3. As Balsillie noted, in a few decades “possession of intellectual property will be the only competitive advantage for nations and businesses.” Our advantage is that a startup in Canada can advance the practice of cultural curation and sharing with unique exceptions to copyright, without fear of criminal penalty, and without risk of losing their domain at the mere accusation of infringement. The Periscopes and Yik-yaks and Kiks of the future won’t stand a chance under this TPP regime.

    If we are to consider this we should consult not only with those in the business of trading physical goods, or those who have established portfolios of patents and copyrights, for they will naturally be more or less in accord with the TPP. Instead we should consider all of the ways in which the freedoms that we stand to lose here could, in the future, bring us first-mover advantage, and the intangible advantage of the respect and admiration of the world for the stand we took.

    At this juncture, let me thank you again, Professor, for being the voice we needed.

  4. Devil's Advocate says:

    I don’t see anyone asking, “What happened to that public discussion?”

    The “official text” was released 90 days before signing was to happen, with the stated purpose of giving 90 days to allow public debate about aspects of the agreement. Well, that 90 days has passed, and no meaningful public debate has been sought after, nor arranged, and the TPP is being signed.

    I sincerely hope that people start insisting on inserting their input, before this thing gets ratified.

  5. THE TPP, like copyright, will choke+kill more than it develops.
    irrelevant rant follows…

    money is the root of all evil here…
    and the underground eco has quietly disappeared into the background.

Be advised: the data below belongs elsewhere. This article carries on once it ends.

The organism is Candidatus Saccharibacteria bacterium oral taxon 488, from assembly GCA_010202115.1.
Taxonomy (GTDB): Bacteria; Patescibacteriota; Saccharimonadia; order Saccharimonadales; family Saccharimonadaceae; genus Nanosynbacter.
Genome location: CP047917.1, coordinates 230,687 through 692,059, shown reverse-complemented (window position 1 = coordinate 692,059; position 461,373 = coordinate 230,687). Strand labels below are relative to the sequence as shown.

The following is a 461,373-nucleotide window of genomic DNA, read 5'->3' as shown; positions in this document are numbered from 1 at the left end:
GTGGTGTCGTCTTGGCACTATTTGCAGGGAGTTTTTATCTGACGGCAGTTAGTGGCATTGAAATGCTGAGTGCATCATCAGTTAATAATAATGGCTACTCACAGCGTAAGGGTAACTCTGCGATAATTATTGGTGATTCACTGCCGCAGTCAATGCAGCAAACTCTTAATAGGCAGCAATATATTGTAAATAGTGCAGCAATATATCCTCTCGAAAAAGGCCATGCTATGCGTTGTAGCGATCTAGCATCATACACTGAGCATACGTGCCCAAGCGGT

the cashless society (trade, barter + manufacturing)

    you CAN get better in the parking-lot. (pot meds, linux, entertainment)

    so why have I got steam-power machine guns in mind?
    line of sight rail guns
    (bb ammo, nifty. home made supercapatiors, 7.2 ,miles range.)

    Time to look for new com systems again. what are the refs-from-the-ghettos
    using for pron?

    that’s the TPP buster.

  6. Michael writes: “Canadians must understand the costs and benefits of the TPP in order to provide useful feedback.”
    A Canadian Press report yesterday noted: “That signature comes before the government has finished assessing the economic costs and benefits the deal potentially holds for Canada, she (Freeland) acknowledged.”
    U.S. physicist and TPP critic Stan Sorscher notes: “Trade agreements are about so much more than trade. They also serve as political, social, cultural and moral documents, which set political and social standards for countries and communities.”
    Three viewpoints with considerable implications for the selection of an assessment approach to tease out the pros and cons of the TPP. Is it to be as yet undefined “costs and benefits”, or solely “economic costs and benefits” or a qualitative and quantitative assessment of the extent to which the TPP serves “political, social, cultural and moral values and sets political and social standards”?
    A little clarity would help.

    • Devil's Advocate says:

      “A little clarity would help.”

      And clarity is something that we’re obviously being denied, in order to keep the inconvenient truth from becoming a problem.